Graduation Year


Document Type

Open Access Senior Thesis

Degree Name

Bachelor of Science


Environmental Analysis

Reader 1

Sarah Gilman

Reader 2

Branwen Williams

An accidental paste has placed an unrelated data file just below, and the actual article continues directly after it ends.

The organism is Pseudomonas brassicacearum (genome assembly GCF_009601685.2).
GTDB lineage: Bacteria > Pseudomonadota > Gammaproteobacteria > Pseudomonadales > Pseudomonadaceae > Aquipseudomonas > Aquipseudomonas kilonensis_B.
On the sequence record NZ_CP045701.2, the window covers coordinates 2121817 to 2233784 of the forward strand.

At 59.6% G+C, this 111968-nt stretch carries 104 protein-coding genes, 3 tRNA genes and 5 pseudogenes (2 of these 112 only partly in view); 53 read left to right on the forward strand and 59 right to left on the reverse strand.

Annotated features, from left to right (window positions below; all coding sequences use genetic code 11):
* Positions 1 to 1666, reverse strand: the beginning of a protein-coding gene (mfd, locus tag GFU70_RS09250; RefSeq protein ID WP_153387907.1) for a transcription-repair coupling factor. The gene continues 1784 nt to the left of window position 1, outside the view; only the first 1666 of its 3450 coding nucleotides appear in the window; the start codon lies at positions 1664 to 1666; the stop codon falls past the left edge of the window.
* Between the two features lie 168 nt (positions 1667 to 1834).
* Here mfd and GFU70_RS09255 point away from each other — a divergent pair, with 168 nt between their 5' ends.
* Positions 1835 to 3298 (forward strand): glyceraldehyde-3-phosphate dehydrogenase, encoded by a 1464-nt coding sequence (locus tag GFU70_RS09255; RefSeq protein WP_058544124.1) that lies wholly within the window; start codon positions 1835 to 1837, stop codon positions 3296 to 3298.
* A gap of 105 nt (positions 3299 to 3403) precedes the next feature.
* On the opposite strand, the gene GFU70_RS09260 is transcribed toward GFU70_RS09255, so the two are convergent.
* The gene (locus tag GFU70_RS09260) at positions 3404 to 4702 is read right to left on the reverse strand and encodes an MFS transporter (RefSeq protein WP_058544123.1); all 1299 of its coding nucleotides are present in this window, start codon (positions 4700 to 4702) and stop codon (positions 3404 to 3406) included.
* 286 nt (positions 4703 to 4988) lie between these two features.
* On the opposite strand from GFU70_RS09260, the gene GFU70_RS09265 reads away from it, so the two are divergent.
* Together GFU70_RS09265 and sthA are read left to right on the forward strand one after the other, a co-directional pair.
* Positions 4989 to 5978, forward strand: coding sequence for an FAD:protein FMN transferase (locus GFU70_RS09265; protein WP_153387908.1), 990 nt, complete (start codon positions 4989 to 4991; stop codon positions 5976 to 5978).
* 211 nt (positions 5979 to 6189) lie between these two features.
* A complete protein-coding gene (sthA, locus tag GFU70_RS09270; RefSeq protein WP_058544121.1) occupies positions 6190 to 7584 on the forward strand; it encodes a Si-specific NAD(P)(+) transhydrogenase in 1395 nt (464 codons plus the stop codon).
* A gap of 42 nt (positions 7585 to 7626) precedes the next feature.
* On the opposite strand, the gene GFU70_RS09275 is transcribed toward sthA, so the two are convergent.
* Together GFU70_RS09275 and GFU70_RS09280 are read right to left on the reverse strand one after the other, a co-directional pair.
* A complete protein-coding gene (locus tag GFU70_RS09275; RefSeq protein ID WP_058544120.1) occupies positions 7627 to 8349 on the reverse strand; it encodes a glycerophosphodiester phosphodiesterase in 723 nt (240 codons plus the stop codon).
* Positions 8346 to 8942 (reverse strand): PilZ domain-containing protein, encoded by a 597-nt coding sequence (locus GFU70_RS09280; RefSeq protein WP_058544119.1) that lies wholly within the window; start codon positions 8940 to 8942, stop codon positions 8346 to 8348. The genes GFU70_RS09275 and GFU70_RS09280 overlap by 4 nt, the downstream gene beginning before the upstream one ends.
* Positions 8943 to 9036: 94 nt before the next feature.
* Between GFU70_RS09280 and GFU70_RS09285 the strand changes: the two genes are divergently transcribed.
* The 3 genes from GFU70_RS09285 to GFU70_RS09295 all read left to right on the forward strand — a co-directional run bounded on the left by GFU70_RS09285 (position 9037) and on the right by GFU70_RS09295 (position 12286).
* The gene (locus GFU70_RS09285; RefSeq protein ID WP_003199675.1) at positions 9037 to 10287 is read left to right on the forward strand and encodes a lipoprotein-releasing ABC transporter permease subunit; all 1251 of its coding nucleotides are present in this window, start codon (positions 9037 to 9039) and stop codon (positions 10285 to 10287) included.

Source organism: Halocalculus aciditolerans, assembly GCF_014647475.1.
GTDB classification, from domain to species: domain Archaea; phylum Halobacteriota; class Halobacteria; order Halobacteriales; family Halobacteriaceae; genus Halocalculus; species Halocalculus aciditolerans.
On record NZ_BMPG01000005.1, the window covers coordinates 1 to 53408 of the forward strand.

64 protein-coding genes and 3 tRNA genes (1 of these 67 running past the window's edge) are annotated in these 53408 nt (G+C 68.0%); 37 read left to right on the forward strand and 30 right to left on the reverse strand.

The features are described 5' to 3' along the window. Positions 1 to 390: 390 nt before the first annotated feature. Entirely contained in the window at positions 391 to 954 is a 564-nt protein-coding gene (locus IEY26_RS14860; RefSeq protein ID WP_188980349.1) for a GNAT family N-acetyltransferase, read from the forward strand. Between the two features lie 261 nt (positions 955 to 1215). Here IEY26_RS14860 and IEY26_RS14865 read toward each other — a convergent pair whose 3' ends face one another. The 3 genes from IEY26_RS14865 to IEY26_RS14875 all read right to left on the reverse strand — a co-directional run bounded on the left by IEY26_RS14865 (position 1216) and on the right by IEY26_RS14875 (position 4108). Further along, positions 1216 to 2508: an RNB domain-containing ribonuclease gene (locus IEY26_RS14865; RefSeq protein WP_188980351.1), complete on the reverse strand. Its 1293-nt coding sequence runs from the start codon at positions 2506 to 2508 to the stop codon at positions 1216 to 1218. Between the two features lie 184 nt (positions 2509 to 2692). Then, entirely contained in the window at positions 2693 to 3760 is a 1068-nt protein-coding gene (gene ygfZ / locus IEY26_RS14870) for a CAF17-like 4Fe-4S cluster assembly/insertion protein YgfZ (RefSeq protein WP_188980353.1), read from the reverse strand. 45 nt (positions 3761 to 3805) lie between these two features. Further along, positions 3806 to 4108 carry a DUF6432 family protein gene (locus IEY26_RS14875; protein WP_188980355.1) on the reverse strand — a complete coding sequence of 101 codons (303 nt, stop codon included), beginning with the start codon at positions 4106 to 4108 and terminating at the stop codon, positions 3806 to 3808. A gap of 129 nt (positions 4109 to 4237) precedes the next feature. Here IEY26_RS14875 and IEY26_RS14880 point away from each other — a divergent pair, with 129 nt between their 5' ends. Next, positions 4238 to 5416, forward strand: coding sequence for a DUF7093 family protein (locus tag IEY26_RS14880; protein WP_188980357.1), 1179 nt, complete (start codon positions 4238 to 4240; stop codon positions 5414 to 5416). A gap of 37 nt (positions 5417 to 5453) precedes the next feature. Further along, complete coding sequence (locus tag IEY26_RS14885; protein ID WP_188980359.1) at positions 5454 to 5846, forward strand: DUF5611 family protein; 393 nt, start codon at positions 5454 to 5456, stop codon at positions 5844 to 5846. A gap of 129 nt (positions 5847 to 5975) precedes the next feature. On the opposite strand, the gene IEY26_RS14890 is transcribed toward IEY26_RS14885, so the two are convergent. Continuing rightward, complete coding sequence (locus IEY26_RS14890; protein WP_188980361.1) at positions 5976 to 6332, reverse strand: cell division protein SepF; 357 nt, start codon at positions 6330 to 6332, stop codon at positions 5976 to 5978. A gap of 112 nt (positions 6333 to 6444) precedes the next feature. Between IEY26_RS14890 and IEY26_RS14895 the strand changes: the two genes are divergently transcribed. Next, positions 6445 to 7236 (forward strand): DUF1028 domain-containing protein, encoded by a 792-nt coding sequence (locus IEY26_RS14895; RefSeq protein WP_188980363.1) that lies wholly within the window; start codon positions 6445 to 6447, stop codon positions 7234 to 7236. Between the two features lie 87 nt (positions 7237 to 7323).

ENSO (the El Nino-Southern Oscillation) is a periodic ocean phenomenon that results in warm periods (El Nino) and cooling periods (La Nina). ENSO influences the upwelling patterns along the California Coast and by extension, the ability of marine invertebrate larvae to recruit back to shore. During La Nina years, when upwelling is strengthened, the rising deep sea water causes offshore advection that diverts mobile larvae away from the intertidal habitats which the adults inhabit. Contrastingly, El Nino periods weaken upwelling and could increase larval recruitment. I tested the relationship between ENSO state and larval recruitment by analyzing a 10-year time series of mussel (Mytilus californianus) and barnacle (Chthamalus spp/Balanus glandula) populations with a Mixed-Model ANOVA; shifts in population size served as an indicator of changes in recruitment. I also tested for differences in the effect of ENSO among three regions: CA North, CA Central, and CA South. The results reveal that barnacles (Chthamalus spp/Balanus glandula) are more sensitive to ENSO conditions while mussels (Mytilus californianus) are not affected by it. Barnacle percent cover increases by 0.200% for each unit increase in the ENSO value index. Despite this minuscule increase, the experiment does provide proof that ENSO’s effect on upwelling influences larvae recruitment for certain intertidal species. Understanding how ENSO influences barnacle percent cover shows that certain species are sensitive to extreme weather events and these induced alterations to percent cover could influence the surrounding ecological structure.